For my 70kg riding weight, I set up the Fox Float DPS shock with 140 psi for 26% sag, with just three clicks of rebound off full slow. That allowed me to use most of the travel for general trail riding, with just enough support for landings off small high-speed drops. I settled on 75 psi in the fork to deliver just under 30% static sag while standing up on the pedals, and set the rebound halfway. The fork comes shipped with a single volume spacer inside, and that was perfect for me, though lighter riders may want to pull this out to more readily access full travel.
The remote lockout took a while to get used to, as its push-to-unlock orientation is the opposite of what you’re expecting. The lever force is very light, but the small release paddle is a little too easy to engage, and on one of the jumps trails at Gisburn Forest, I accidentally locked out the suspension halfway down as my thumb bumped the paddle. My other concern with this setup is that cable tension is required to unlock the suspension. So if a cable breaks on you, you’ll be stuck with a fully rigid bike.
When open though, the suspension is nicely supple, with the kind of small-bump sensitivity you’d expect from a longer travel trail bike. This provides excellent climbing traction, which is made that much more effective by the in-built efficiency of the Maestro linkage. Although the suspension is free to move and absorb ripples and knocks as you roll along the trail, if you stand up and hammer, the system tightens up noticeably under pedalling inputs to propel you forward. Out of the three, the Anthem is the most efficient pedaller here.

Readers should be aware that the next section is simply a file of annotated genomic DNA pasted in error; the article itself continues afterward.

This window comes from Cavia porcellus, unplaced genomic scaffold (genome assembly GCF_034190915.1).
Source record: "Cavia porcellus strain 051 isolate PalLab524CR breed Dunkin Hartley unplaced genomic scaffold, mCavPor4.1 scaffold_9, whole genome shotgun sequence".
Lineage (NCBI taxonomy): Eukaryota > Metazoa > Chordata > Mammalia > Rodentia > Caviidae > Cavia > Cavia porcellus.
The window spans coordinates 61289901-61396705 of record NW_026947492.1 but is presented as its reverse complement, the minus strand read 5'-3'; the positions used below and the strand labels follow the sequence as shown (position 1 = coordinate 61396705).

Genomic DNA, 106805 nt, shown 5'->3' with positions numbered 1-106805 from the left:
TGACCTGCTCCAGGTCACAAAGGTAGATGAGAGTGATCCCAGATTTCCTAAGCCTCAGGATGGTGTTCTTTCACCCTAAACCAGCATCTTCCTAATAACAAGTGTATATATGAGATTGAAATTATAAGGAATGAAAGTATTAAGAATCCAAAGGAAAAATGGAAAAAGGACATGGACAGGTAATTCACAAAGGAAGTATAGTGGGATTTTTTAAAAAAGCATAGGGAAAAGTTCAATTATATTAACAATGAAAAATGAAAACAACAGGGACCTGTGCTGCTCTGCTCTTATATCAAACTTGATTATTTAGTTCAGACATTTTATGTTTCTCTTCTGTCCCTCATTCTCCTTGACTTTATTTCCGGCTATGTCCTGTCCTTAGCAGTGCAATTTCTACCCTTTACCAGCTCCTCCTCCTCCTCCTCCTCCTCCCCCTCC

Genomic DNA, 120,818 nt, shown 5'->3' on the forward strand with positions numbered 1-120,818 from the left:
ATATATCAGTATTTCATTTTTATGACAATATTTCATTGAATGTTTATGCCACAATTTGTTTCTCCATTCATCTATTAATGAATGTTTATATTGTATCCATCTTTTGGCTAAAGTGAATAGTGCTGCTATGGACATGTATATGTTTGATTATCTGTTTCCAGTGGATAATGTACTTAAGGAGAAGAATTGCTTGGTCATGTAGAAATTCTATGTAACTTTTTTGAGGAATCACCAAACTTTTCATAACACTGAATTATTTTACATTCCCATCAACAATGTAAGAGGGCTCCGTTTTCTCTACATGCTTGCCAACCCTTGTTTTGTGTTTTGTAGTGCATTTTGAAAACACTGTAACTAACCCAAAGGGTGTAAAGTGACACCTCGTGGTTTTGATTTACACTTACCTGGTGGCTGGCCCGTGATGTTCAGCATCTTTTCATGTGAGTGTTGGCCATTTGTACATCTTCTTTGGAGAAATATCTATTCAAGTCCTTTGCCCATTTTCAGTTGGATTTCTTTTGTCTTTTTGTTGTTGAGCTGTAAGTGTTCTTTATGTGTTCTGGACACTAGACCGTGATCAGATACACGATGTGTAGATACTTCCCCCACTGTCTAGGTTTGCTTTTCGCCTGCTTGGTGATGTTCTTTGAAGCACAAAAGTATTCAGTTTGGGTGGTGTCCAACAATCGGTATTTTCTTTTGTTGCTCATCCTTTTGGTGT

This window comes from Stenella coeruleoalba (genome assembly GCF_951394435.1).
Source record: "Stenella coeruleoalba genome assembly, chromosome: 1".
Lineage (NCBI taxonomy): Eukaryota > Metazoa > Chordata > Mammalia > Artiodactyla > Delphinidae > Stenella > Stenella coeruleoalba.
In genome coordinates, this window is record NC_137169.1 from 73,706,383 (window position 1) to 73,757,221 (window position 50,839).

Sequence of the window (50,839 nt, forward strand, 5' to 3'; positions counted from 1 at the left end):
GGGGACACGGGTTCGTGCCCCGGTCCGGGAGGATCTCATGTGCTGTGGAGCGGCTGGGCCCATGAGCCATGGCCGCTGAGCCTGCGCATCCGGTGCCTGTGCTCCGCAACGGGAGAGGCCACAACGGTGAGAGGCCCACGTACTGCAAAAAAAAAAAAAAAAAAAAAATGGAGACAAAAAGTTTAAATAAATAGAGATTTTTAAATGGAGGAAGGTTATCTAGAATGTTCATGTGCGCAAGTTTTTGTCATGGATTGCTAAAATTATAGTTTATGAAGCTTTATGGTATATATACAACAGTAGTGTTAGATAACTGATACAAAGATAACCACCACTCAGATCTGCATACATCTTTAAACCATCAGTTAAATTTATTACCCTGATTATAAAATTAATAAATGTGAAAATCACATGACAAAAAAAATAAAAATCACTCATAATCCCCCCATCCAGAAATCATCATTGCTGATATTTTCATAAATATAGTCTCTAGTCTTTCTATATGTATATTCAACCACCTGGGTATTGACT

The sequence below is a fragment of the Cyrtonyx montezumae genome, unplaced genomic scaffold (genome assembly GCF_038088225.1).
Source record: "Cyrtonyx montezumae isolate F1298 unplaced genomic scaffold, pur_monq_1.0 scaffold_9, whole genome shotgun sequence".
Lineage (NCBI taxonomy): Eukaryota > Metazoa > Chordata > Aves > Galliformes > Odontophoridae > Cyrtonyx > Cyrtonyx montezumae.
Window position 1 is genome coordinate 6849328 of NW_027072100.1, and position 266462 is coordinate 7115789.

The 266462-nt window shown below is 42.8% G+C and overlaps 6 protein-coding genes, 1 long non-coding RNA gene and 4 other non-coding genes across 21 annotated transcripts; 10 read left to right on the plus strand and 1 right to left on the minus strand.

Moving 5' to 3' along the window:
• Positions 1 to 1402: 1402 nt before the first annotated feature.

The lightweight frame (1983g with shock) isn’t bone-shakingly stiff, with a more springy feel front to back than the other two bikes. That isn’t necessarily a bad thing though. On rough trails, it provides welcome compliance and a little less brutalism when being pummelled around on rock-laden singletrack. A frame that’s too stiff can be unrelenting and difficult to control, but the Anthem feels calm and comfortable. Even while seated and with the suspension locked out, that slender 27.2mm carbon seatpost does well to dissipate buzz.
The Anthem handles well, but it isn’t quite as predictable through the turns, which was surprising given its 69° head angle and low stack height. On sharper bends, there was just a fraction more oversteer that meant the front wheel needed overcorrecting to keep it on the same line your eyes were tracing. The more I rode the bike, the more I found its ‘big’ feel to be present in these tighter sections. The remedy was to shift my weight a little further back, and trust the traction on the front wheel to let the bike rail around the corner with less assistance.